A TURNING POINT OR BUSINESS AS USUAL?
Daniel Chirot, University of Washington, Seattle1
“We are all Keynesians now.” Milton Friedman quoted in Time, December 31, 1965.
I. A local story with global implications
In the spring of 2009, as the crash of 2008-2009 seemed to be dragging the
American economy toward a new depression, and the entire world was following, I
talked to some knowledgeable bankers in the state of Washington about the fall of
Washington Mutual (WaMu) in 2008, the largest bank failure in American history up to
that time.2 (Lehman’s collapse was bigger and more consequential, but that was
because it was much more than a bank. Other likely candidates for collapse among banks
bigger than WaMu, Bank of America and Citi, were saved by government intervention.)
I asked them to explain what had happened. Their stories were all much the same.
WaMu’s chief executive, ousted in 2008 as his bank was about to fail, was
primarily a financial expert whose chief accomplishment was to acquire a large number
of small to medium banks (mostly thrifts specializing in mortgages) throughout the
United States, thus turning his own bank into a giant. He further increased WaMu’s
business by then acquiring mortgage companies, especially in the five years prior to his
bank’s collapse. This included mortgage companies in Southern California where an
enormous housing price bubble was developing. Maintaining the momentum of growth
and keeping up profits was critical to keeping the stock price high. Falling or even
stagnant profits would cause the stock price to decline, thus making WaMu itself
vulnerable to being taken over by another giant. Bonuses for top executives and
maintaining their own self-esteem as successful executives were dependent on keeping
up the stock prices. In order to maintain and even increase those profits WaMu had to
1 I would like to thank my colleagues Tony Lucero, Sunila Kale, and Wolf Latsch for
their helpful comments. Also, I owe thanks to an anonymous reviewer and to Craig
Calhoun for their suggestions.
2 I did not speak with highly placed WaMu employees or former employees who in any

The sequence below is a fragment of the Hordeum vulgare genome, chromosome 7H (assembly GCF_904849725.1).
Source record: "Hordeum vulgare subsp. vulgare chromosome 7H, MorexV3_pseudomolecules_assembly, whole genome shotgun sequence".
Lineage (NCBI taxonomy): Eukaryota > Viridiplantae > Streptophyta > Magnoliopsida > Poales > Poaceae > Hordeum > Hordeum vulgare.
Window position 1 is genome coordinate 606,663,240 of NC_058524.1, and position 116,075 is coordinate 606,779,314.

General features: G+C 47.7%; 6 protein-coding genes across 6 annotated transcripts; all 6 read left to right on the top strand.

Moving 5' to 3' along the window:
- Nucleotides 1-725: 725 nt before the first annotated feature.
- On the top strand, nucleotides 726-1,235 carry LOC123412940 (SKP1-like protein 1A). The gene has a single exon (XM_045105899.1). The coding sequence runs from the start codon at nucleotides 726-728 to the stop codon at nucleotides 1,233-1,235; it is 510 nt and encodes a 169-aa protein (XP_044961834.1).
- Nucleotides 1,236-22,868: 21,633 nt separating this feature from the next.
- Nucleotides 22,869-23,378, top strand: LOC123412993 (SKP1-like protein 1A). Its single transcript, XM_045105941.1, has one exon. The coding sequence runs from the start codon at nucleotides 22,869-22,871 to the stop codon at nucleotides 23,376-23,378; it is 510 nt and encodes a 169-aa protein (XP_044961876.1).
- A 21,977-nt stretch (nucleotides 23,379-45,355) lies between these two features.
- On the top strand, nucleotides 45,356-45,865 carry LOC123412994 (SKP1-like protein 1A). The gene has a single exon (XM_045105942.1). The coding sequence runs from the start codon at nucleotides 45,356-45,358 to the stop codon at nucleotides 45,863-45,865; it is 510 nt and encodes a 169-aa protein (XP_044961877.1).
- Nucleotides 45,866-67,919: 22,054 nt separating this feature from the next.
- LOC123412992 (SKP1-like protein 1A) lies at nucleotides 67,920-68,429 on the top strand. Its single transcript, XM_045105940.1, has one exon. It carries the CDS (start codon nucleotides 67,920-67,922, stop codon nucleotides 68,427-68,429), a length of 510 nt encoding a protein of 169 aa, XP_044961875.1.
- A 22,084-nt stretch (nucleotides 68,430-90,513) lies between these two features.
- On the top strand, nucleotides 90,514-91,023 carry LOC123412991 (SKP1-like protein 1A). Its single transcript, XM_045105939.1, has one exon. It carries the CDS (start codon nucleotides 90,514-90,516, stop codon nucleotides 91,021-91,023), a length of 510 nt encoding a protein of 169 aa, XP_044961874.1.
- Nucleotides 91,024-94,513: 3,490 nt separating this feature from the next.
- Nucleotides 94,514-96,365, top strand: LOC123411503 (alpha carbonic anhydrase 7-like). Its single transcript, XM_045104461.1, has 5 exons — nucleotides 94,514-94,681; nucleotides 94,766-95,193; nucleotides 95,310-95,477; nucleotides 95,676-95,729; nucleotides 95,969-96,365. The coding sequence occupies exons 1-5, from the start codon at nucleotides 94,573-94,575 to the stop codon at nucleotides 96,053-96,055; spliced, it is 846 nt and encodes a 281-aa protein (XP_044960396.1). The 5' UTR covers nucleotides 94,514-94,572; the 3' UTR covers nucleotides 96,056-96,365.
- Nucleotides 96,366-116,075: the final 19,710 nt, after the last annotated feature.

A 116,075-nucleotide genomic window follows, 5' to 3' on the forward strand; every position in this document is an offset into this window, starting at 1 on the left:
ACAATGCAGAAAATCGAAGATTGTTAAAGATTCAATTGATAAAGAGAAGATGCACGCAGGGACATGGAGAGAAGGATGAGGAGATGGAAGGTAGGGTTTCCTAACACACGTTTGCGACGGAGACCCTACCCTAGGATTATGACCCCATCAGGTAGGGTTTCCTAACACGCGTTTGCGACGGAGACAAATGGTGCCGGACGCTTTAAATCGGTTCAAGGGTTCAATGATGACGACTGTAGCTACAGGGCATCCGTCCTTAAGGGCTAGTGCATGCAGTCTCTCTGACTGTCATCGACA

case did not feel free to speak, but with bank executives in the region who saw how that
giant bank was operating.
initiate an increasing number of mortgages, as this was its principal business. Acquiring
banks and mortgage companies throughout the country, it could increase its depository
base and leverage this to make yet more loans.
Aside from never efficiently integrating the operating procedures and systems of
the many institutions it took over, a problem that made it ever harder to control what
these branches were doing, WaMu began to run into an even deeper quandary that was
spreading throughout the global financial system. Keeping up profits was becoming
increasingly difficult as the real economy’s stock of investment opportunities was not
growing fast enough except through various kinds of financial speculation and in the
mortgage market. To keep on generating rising profits WaMu had to find ways of
continuing to grow a housing market that was increasingly saturated and overpriced. Too
much money was going into new constructions of ever larger houses, more office space,
and bigger shopping malls. But if there were too few other places to invest, this is where
business had to be increased. So the bank pressured its executives to find new ways of
increasing loans, and this led to a catastrophic decline in lending standards. Loans with
absurdly small short term payments were peddled to buyers with weak credit, and they